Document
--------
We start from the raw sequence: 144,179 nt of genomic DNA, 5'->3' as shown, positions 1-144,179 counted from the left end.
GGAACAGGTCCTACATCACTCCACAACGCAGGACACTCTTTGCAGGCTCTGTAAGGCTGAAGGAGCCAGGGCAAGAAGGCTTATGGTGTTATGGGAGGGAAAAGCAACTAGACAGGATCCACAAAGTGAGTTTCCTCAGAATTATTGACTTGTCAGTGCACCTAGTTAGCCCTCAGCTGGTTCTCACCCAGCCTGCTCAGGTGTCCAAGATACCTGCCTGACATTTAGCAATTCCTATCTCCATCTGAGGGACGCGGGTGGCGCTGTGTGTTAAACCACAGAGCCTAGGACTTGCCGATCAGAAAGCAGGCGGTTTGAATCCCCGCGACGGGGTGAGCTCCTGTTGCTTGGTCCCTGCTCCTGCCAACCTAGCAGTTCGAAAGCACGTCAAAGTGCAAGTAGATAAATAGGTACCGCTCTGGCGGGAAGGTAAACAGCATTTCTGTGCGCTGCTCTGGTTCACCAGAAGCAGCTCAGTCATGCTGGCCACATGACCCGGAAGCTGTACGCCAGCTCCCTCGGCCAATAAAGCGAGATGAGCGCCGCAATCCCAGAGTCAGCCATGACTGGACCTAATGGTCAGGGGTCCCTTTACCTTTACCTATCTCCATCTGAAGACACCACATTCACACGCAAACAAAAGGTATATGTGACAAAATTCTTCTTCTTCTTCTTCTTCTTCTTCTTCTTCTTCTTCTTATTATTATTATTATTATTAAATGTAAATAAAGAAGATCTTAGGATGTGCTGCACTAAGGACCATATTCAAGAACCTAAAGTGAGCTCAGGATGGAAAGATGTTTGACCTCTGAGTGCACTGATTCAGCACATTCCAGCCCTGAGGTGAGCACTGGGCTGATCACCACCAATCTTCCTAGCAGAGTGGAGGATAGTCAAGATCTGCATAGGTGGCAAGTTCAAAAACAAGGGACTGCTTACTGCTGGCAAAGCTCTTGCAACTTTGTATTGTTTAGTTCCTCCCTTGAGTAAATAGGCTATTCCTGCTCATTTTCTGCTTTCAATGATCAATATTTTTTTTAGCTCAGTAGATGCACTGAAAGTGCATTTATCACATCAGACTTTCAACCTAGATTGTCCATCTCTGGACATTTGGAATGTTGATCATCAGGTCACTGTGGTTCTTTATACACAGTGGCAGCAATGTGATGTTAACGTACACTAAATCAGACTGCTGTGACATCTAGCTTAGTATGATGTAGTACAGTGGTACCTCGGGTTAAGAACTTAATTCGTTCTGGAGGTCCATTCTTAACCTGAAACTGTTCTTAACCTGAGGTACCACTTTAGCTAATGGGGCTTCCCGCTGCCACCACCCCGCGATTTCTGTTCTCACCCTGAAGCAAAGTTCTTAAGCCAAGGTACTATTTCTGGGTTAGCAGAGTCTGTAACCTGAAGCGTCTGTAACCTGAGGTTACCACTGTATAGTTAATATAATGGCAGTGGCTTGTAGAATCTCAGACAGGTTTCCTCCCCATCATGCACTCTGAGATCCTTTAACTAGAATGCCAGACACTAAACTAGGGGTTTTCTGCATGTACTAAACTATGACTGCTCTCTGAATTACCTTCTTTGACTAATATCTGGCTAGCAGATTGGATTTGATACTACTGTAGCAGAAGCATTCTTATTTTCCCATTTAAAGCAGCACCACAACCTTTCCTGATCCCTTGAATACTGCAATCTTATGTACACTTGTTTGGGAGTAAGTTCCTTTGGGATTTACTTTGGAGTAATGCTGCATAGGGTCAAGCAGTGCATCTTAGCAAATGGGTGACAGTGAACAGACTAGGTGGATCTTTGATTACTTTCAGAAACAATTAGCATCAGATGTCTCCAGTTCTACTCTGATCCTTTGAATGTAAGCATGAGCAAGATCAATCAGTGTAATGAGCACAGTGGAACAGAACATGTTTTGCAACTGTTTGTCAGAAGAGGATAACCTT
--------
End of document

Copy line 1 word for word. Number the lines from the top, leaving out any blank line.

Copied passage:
We start from the raw sequence: 144,179 nt of genomic DNA, 5'->3' as shown, positions 1-144,179 counted from the left end.